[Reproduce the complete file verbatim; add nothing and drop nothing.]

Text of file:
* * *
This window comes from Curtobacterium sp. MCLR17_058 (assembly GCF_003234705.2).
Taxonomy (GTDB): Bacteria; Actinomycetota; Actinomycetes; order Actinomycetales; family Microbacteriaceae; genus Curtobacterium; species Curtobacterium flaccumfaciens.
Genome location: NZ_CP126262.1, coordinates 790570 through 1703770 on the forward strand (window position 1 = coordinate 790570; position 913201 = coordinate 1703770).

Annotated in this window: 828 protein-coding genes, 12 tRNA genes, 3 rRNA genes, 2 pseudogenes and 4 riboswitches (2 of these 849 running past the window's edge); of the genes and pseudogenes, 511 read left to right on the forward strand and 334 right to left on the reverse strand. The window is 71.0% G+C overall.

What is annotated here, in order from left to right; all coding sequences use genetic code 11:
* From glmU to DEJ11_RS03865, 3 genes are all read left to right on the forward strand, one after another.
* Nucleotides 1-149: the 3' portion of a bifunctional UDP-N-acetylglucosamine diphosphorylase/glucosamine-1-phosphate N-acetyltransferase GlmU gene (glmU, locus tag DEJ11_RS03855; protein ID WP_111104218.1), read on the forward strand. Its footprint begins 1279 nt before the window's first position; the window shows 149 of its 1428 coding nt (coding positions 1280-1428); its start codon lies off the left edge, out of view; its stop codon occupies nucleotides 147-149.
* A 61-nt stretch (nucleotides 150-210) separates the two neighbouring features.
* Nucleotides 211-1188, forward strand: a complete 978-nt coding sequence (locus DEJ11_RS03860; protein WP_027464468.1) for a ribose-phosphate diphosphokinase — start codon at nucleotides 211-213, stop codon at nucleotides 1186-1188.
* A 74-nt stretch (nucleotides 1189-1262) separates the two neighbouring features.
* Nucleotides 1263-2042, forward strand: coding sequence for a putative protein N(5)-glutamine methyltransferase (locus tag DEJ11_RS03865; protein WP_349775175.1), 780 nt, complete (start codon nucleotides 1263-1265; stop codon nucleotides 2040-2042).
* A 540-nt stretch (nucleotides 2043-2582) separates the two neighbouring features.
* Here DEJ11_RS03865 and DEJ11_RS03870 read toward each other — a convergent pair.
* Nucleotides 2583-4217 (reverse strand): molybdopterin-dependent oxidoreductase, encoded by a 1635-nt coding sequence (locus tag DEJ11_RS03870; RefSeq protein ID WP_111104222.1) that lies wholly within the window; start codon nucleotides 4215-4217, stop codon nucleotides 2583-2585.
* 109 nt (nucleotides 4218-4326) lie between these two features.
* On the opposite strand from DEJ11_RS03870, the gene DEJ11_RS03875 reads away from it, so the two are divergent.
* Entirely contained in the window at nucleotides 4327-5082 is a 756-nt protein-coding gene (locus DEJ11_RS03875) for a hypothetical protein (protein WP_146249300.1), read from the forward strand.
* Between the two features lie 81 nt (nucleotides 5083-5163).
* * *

This window comes from Curtobacterium sp. MCLR17_058 (assembly GCF_003234705.2).
Taxonomy (GTDB): Bacteria; Actinomycetota; Actinomycetes; order Actinomycetales; family Microbacteriaceae; genus Curtobacterium; species Curtobacterium flaccumfaciens.
Genome location: NZ_CP126262.1, coordinates 790570 through 1703770 on the forward strand (window position 1 = coordinate 790570; position 913201 = coordinate 1703770).

Annotated in this window: 828 protein-coding genes, 12 tRNA genes, 3 rRNA genes, 2 pseudogenes and 4 riboswitches (2 of these 849 running past the window's edge); of the genes and pseudogenes, 511 read left to right on the forward strand and 334 right to left on the reverse strand. The window is 71.0% G+C overall.

What is annotated here, in order from left to right; all coding sequences use genetic code 11:
* From glmU to DEJ11_RS03865, 3 genes are all read left to right on the forward strand, one after another.
* Nucleotides 1-149: the 3' portion of a bifunctional UDP-N-acetylglucosamine diphosphorylase/glucosamine-1-phosphate N-acetyltransferase GlmU gene (glmU, locus tag DEJ11_RS03855; protein ID WP_111104218.1), read on the forward strand. Its footprint begins 1279 nt before the window's first position; the window shows 149 of its 1428 coding nt (coding positions 1280-1428); its start codon lies off the left edge, out of view; its stop codon occupies nucleotides 147-149.
* A 61-nt stretch (nucleotides 150-210) separates the two neighbouring features.
* Nucleotides 211-1188, forward strand: a complete 978-nt coding sequence (locus DEJ11_RS03860; protein WP_027464468.1) for a ribose-phosphate diphosphokinase — start codon at nucleotides 211-213, stop codon at nucleotides 1186-1188.
* A 74-nt stretch (nucleotides 1189-1262) separates the two neighbouring features.
* Nucleotides 1263-2042, forward strand: coding sequence for a putative protein N(5)-glutamine methyltransferase (locus tag DEJ11_RS03865; protein WP_349775175.1), 780 nt, complete (start codon nucleotides 1263-1265; stop codon nucleotides 2040-2042).
* A 540-nt stretch (nucleotides 2043-2582) separates the two neighbouring features.
* Here DEJ11_RS03865 and DEJ11_RS03870 read toward each other — a convergent pair.
* Nucleotides 2583-4217 (reverse strand): molybdopterin-dependent oxidoreductase, encoded by a 1635-nt coding sequence (locus tag DEJ11_RS03870; RefSeq protein ID WP_111104222.1) that lies wholly within the window; start codon nucleotides 4215-4217, stop codon nucleotides 2583-2585.
* 109 nt (nucleotides 4218-4326) lie between these two features.
* On the opposite strand from DEJ11_RS03870, the gene DEJ11_RS03875 reads away from it, so the two are divergent.
* Entirely contained in the window at nucleotides 4327-5082 is a 756-nt protein-coding gene (locus DEJ11_RS03875) for a hypothetical protein (protein WP_146249300.1), read from the forward strand.
* Between the two features lie 81 nt (nucleotides 5083-5163).